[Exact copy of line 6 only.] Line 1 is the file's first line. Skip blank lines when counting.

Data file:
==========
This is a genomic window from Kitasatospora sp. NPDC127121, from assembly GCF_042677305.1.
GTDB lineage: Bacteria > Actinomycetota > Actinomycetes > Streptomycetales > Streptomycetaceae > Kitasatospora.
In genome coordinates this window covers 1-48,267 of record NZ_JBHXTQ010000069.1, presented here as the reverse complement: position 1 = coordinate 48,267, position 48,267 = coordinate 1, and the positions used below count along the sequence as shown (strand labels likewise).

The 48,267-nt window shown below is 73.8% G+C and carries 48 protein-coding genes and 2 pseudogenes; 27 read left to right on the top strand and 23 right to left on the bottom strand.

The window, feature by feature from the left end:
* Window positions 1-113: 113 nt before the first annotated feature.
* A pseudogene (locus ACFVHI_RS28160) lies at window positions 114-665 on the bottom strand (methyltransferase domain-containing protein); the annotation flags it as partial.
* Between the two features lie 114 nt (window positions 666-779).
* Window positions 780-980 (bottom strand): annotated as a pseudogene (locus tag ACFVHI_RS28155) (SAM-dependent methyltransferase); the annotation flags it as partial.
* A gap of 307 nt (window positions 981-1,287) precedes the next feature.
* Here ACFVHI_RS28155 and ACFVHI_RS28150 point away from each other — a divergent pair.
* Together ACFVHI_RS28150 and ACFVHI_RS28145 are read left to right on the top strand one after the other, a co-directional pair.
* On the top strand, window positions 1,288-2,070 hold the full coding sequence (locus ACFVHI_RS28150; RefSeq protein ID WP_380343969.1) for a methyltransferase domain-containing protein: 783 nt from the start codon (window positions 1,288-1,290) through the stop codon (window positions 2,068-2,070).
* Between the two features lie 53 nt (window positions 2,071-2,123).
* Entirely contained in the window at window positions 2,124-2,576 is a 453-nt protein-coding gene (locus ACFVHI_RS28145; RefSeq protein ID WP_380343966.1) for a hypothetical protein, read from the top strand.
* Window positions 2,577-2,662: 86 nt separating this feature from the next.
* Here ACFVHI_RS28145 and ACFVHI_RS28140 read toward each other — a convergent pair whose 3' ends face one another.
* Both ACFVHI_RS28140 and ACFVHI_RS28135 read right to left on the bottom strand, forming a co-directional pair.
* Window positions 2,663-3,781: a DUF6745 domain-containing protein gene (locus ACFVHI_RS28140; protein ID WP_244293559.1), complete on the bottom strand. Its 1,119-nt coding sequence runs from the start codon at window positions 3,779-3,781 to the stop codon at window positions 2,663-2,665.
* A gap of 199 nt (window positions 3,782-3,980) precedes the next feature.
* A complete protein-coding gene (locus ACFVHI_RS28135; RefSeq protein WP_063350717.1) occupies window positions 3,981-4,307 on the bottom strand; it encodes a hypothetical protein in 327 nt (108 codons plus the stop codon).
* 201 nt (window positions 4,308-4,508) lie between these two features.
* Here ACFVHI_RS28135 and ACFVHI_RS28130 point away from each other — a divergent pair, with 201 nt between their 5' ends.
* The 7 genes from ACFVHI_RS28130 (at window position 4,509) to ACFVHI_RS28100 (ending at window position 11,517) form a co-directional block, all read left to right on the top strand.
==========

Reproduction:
* Window positions 1-113: 113 nt before the first annotated feature.